Where Do People Have the Most Debt?

Americans are still up to their ears in consumer debt, with Delawareans topping the list with an average per-person debt load of a whopping $20,233, a report by debt relief company CareOne Services shows.

The company ranks the 10 states with the highest and lowest average consumer debt levels based on a survey of 135,000 people enrolled in debt management programs in 2009 and 2010.

Most alarmingly, it found that even those in California — the state with the lowest debt level — carry more than $12,000 in debt; in fact, residents in all states still carry an average debt load of more than $10,000.

But debt-plagued consumers might not be who you think there are, says Mike Croxson, president of CareOne. He says the typical person calling for help is a female in her mid-30s with a household income of about $37,000 and some college education. Sixty percent of the time she’s a homeowner.

“These are average, hard-working American people who have been juggling their finances--and then something happens,” says Croxson. “Someone loses a job, they get divorced, their car engine blows up. All the balls that were up in the air drop. They have no clue how to pick them up.”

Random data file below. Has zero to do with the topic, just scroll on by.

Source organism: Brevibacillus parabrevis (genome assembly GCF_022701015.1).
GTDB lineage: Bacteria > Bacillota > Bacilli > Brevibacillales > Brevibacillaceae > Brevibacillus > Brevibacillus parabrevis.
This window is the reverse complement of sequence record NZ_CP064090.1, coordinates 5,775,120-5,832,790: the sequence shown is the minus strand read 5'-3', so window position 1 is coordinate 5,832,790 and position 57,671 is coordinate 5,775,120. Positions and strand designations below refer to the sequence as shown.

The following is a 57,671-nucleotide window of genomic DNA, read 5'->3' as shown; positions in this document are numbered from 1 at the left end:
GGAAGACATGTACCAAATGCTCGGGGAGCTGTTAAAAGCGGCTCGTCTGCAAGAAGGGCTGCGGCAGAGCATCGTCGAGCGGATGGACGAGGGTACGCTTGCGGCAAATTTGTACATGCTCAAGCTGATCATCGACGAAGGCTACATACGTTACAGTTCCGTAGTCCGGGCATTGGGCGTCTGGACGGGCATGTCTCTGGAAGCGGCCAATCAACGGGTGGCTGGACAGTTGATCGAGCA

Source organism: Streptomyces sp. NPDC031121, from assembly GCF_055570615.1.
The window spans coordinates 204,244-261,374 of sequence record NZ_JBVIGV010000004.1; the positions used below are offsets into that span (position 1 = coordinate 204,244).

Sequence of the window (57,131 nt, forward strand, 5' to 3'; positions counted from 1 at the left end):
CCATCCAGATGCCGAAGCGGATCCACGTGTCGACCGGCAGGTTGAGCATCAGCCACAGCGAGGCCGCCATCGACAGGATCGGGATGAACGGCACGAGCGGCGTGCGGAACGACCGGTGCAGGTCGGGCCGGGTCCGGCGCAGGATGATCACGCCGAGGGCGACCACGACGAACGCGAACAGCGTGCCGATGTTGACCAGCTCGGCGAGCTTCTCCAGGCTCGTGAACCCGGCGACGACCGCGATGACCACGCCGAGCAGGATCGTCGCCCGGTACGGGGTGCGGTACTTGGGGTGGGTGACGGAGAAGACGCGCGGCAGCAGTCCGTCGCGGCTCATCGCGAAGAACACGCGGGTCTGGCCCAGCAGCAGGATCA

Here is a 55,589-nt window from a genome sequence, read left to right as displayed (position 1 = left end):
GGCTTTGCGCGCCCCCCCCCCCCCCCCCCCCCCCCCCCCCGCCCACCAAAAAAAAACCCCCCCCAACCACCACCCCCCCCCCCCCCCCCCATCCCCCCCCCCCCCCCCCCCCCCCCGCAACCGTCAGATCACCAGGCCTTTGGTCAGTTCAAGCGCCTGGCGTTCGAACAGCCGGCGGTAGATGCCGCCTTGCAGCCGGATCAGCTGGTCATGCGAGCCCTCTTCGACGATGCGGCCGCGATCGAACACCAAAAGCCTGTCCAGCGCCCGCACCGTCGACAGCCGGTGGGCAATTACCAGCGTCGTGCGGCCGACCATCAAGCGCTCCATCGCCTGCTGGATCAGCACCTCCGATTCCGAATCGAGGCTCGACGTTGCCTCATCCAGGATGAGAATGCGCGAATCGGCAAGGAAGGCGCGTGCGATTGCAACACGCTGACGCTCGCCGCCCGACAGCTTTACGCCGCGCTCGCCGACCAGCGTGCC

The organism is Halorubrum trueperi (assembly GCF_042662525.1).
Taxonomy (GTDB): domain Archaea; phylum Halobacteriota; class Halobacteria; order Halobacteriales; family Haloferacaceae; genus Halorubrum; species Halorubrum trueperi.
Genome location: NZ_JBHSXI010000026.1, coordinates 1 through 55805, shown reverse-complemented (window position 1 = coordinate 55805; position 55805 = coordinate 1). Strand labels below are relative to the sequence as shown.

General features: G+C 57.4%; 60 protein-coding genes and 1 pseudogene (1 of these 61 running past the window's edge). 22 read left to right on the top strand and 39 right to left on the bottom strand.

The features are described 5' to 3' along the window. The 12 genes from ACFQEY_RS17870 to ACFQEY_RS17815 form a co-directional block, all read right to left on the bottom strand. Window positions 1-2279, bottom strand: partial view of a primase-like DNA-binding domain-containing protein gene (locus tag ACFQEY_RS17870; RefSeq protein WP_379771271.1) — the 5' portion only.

The root of debt accumulation usually stems from one of these three things, he says: people using credit as a gap-filler instead of adjusting their standard of living; using a credit card to pay for an emergency but never fully paying down the balance; or “chronic unconscious incompetence,” a vicious cycle of spending without ever thinking of the consequences.

“People just do what they’ve always done — they spend and they pay, they spend and they pay and they don’t really know what they’re doing,” Croxson says.

Here are some signs you might be in over your head:

You’re “robbing Peter to pay Paul.” If you’re using your Visa to pay off your MasterCard, or if you need to dip into a line of credit to make ends meet, it’s time to take a step back to examine your situation.

You feel out of control. It’s simple enough: constant worry about how you’re going to pay your bills or make ends meet signal a problem.

Your life hits a speedbump because of money. The death of a family member, sudden job loss or major medical emergency are all enough to throw your financial well-being into a tailspin. “If your life gets disrupted because of your income, there’s a good chance you need to speak with someone,” Croxson says.